Feeds:
Posts
Comments

Archive for the ‘Art’ Category

When I am out in the wild with my camera, my eyes are almost always in constant motion, scanning the skies and the ground, the trees and the fields, searching for subjects to photograph. Sometimes, though, I’ll stop, overwhelmed by the natural beauty of my surroundings, and may remain stationary for an extended period of time.

I had such an experience earlier this week when I was checking out a small pond at Occoquan Bay National Wildlife Refuge. The early morning light was just beginning to illuminate the tops of the trees. Although most of the leaves on the trees have turned brown, the sunlight caused them to glow a little, restoring them for a few precious moments to their former glory.

It may not be traditional to shoot a landscape photo with a telephoto lens, but that is what I had on my camera that moment. I zoomed out my 150-600mm lens to its widest position and tried to compose an image that captured the feeling of the moment.

I don’t shoot landscape images very often and probably violated some of the normal guidelines, but I am pretty happy with this image. Although generally I crop an image to focus a viewer’s attention on my primary subject, that did not seem necessary in this case.

 

morning light

© Michael Q. Powell. All rights reserved.

Read Full Post »

During a recent morning walk at Occoquan Bay National Wildlife Refuge, I came across some spiderwebs in the fields that glistened in the sunlight thanks to rain the previous night. Many of the webs were only partial webs and I wondered if perhaps the torrential rain had ripped them apart.

Light was mostly coming from the front, which made it a little tricky to get a correct exposure, but that kind of backlighting is the reason why the webs are visible.

The backgrounds were different for the different webs and most of the time I had to deliberately underexpose the images to have the webs “pop,” which meant that the backgrounds looked really dark. I was thrilled when I managed to capture the first image below with a background full of autumn colors.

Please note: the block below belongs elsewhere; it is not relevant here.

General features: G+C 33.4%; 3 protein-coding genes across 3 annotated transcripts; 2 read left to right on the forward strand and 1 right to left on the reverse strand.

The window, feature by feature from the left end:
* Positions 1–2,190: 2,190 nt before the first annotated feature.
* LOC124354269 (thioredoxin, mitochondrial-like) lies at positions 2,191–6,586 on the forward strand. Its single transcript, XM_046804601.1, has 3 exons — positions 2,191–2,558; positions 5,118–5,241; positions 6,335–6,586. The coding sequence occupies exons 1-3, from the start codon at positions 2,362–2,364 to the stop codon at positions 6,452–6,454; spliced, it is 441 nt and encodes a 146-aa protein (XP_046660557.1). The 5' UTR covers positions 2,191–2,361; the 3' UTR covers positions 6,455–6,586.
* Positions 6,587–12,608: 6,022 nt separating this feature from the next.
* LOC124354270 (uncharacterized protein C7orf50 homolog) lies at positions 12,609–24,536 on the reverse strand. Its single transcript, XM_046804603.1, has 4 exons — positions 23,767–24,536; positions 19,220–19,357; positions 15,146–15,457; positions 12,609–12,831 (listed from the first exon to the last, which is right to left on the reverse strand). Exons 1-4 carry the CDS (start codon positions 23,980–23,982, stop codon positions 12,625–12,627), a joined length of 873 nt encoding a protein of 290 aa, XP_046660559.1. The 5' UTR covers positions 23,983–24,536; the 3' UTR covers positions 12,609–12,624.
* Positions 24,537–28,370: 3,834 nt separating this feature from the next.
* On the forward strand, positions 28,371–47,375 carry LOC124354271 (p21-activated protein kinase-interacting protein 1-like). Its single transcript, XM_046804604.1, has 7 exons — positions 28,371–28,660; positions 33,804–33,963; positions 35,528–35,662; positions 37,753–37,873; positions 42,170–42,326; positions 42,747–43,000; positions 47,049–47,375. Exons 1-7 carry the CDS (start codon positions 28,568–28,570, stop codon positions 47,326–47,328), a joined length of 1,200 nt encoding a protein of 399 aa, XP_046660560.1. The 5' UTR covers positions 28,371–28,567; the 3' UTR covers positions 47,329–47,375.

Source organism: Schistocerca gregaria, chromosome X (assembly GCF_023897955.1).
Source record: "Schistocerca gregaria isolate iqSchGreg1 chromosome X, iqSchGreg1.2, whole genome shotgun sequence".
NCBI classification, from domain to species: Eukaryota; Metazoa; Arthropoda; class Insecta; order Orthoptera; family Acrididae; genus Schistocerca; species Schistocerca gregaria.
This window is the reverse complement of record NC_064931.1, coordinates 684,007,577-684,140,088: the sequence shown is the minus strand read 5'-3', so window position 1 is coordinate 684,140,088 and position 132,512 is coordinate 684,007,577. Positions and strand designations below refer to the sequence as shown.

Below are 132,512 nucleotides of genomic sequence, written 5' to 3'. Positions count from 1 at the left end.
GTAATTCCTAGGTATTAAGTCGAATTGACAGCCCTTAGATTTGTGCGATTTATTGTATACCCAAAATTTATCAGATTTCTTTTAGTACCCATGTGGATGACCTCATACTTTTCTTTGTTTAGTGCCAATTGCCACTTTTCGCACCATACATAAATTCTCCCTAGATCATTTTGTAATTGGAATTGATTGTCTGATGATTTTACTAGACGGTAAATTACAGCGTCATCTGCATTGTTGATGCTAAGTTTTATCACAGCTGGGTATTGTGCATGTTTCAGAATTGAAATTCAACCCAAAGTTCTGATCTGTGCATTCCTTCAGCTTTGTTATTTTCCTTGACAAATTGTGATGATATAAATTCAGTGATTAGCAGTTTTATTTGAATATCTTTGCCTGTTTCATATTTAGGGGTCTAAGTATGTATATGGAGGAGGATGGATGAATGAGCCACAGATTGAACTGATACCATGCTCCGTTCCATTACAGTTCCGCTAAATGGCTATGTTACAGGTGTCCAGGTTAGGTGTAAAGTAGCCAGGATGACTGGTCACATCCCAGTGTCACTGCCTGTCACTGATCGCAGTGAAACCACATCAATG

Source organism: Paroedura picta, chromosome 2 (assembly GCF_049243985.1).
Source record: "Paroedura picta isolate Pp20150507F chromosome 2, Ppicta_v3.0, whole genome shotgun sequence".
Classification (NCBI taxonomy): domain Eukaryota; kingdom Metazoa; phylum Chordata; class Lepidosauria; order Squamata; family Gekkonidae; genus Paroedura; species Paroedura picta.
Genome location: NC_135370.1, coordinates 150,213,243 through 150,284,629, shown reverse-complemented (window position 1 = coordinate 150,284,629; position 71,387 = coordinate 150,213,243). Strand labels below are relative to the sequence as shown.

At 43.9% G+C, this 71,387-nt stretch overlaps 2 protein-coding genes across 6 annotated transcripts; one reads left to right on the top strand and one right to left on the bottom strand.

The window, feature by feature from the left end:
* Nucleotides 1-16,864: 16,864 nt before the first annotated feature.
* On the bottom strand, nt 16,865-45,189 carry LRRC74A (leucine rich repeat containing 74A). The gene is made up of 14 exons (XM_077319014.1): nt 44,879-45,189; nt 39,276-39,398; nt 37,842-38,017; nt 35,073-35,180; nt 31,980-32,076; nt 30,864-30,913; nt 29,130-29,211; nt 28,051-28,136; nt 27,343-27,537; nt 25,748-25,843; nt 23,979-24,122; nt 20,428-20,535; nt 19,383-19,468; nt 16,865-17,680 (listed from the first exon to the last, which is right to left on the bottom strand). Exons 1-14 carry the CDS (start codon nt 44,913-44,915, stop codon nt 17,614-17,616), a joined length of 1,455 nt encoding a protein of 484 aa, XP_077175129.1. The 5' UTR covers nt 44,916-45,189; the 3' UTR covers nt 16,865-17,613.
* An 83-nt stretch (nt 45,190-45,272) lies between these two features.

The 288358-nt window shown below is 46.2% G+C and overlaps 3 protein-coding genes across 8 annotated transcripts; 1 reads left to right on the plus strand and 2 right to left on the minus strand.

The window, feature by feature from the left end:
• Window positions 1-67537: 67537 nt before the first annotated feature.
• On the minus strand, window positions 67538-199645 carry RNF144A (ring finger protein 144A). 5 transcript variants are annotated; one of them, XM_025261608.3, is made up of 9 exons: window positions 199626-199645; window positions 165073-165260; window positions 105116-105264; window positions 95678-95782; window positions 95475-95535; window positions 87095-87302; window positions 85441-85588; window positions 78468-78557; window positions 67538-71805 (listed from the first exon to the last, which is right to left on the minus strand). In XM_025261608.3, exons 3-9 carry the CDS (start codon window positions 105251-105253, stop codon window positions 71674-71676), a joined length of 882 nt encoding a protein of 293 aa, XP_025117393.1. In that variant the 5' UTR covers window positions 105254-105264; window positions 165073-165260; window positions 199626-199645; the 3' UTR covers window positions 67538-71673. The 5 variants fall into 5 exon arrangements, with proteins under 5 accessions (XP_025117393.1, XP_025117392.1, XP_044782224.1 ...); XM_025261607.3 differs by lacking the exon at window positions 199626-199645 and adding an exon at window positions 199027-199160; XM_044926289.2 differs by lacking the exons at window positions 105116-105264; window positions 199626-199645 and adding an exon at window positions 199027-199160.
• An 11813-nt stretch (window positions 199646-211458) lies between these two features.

autumn web

autumn web

autumn web

© Michael Q. Powell. All rights reserved.

Read Full Post »

As the early sunlight pierced the foliage at Occoquan Bay National Wildlife Refuge, it created a magical world, filled with visible rays of light in the misty morning air.

The word “breathtaking” is perhaps overused, but it perfectly describes my physical reaction when I came upon this scene as I was walking a path that runs parallel to the water of Occoquan Bay. I knew that the light was coming from in front of me, so I wasn’t really expecting to take any photos until the path curved a bit and the sun was in a better position.

I marveled at the visible rays of sunlight and wondered if there was any way that I would be able to capture the incredible scene in front of me. My 150-600mm lens was affixed to my DSLR and even at 150mm, there was no way I could use it to capture the “big picture.”

Fortunately I have taken to carrying my Canon SX50 camera that has a zoom lens that goes all the way from wide angle to super zoom (an equivalent angle of view of 24-1200mm). I was able to frame the image as you see in the image below and the camera did a decent job in rendering the scene.